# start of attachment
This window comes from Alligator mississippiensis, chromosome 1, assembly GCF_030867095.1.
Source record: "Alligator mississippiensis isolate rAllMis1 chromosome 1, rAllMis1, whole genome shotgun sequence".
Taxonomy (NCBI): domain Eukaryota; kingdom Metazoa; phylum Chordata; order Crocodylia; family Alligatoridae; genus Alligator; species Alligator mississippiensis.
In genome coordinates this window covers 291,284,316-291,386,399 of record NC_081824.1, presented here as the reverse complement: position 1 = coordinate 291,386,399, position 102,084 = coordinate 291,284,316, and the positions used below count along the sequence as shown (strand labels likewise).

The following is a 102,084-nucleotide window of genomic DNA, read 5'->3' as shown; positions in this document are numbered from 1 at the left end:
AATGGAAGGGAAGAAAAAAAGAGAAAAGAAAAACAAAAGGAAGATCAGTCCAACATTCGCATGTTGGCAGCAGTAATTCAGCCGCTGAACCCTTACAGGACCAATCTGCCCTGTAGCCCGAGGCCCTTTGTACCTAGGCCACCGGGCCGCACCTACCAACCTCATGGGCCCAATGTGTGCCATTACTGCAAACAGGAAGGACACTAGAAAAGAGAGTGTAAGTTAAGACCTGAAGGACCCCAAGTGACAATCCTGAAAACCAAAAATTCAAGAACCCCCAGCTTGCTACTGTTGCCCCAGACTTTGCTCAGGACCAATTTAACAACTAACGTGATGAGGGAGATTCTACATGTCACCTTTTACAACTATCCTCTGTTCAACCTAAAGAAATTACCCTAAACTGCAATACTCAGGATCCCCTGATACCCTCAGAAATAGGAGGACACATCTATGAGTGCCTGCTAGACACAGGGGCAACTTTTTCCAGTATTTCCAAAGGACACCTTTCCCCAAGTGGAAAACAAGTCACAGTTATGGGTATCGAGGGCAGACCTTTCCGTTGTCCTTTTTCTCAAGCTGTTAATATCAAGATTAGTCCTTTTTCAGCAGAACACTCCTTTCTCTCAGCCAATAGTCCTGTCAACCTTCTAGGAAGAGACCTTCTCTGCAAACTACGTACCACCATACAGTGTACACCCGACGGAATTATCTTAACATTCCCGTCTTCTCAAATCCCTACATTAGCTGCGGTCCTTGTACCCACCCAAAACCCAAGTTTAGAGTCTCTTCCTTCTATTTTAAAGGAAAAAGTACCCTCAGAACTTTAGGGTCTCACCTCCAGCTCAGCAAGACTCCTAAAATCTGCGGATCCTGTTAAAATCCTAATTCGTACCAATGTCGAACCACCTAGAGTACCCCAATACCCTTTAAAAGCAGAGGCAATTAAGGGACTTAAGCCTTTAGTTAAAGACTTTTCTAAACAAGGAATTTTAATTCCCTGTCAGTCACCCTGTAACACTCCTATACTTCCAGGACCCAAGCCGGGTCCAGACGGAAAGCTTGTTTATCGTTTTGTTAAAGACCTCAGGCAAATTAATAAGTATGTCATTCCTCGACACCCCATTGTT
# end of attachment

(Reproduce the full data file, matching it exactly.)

This window comes from Alligator mississippiensis, chromosome 1, assembly GCF_030867095.1.
Source record: "Alligator mississippiensis isolate rAllMis1 chromosome 1, rAllMis1, whole genome shotgun sequence".
Taxonomy (NCBI): domain Eukaryota; kingdom Metazoa; phylum Chordata; order Crocodylia; family Alligatoridae; genus Alligator; species Alligator mississippiensis.
In genome coordinates this window covers 291,284,316-291,386,399 of record NC_081824.1, presented here as the reverse complement: position 1 = coordinate 291,386,399, position 102,084 = coordinate 291,284,316, and the positions used below count along the sequence as shown (strand labels likewise).

The following is a 102,084-nucleotide window of genomic DNA, read 5'->3' as shown; positions in this document are numbered from 1 at the left end:
AATGGAAGGGAAGAAAAAAAGAGAAAAGAAAAACAAAAGGAAGATCAGTCCAACATTCGCATGTTGGCAGCAGTAATTCAGCCGCTGAACCCTTACAGGACCAATCTGCCCTGTAGCCCGAGGCCCTTTGTACCTAGGCCACCGGGCCGCACCTACCAACCTCATGGGCCCAATGTGTGCCATTACTGCAAACAGGAAGGACACTAGAAAAGAGAGTGTAAGTTAAGACCTGAAGGACCCCAAGTGACAATCCTGAAAACCAAAAATTCAAGAACCCCCAGCTTGCTACTGTTGCCCCAGACTTTGCTCAGGACCAATTTAACAACTAACGTGATGAGGGAGATTCTACATGTCACCTTTTACAACTATCCTCTGTTCAACCTAAAGAAATTACCCTAAACTGCAATACTCAGGATCCCCTGATACCCTCAGAAATAGGAGGACACATCTATGAGTGCCTGCTAGACACAGGGGCAACTTTTTCCAGTATTTCCAAAGGACACCTTTCCCCAAGTGGAAAACAAGTCACAGTTATGGGTATCGAGGGCAGACCTTTCCGTTGTCCTTTTTCTCAAGCTGTTAATATCAAGATTAGTCCTTTTTCAGCAGAACACTCCTTTCTCTCAGCCAATAGTCCTGTCAACCTTCTAGGAAGAGACCTTCTCTGCAAACTACGTACCACCATACAGTGTACACCCGACGGAATTATCTTAACATTCCCGTCTTCTCAAATCCCTACATTAGCTGCGGTCCTTGTACCCACCCAAAACCCAAGTTTAGAGTCTCTTCCTTCTATTTTAAAGGAAAAAGTACCCTCAGAACTTTAGGGTCTCACCTCCAGCTCAGCAAGACTCCTAAAATCTGCGGATCCTGTTAAAATCCTAATTCGTACCAATGTCGAACCACCTAGAGTACCCCAATACCCTTTAAAAGCAGAGGCAATTAAGGGACTTAAGCCTTTAGTTAAAGACTTTTCTAAACAAGGAATTTTAATTCCCTGTCAGTCACCCTGTAACACTCCTATACTTCCAGGACCCAAGCCGGGTCCAGACGGAAAGCTTGTTTATCGTTTTGTTAAAGACCTCAGGCAAATTAATAAGTATGTCATTCCTCGACACCCCATTGTT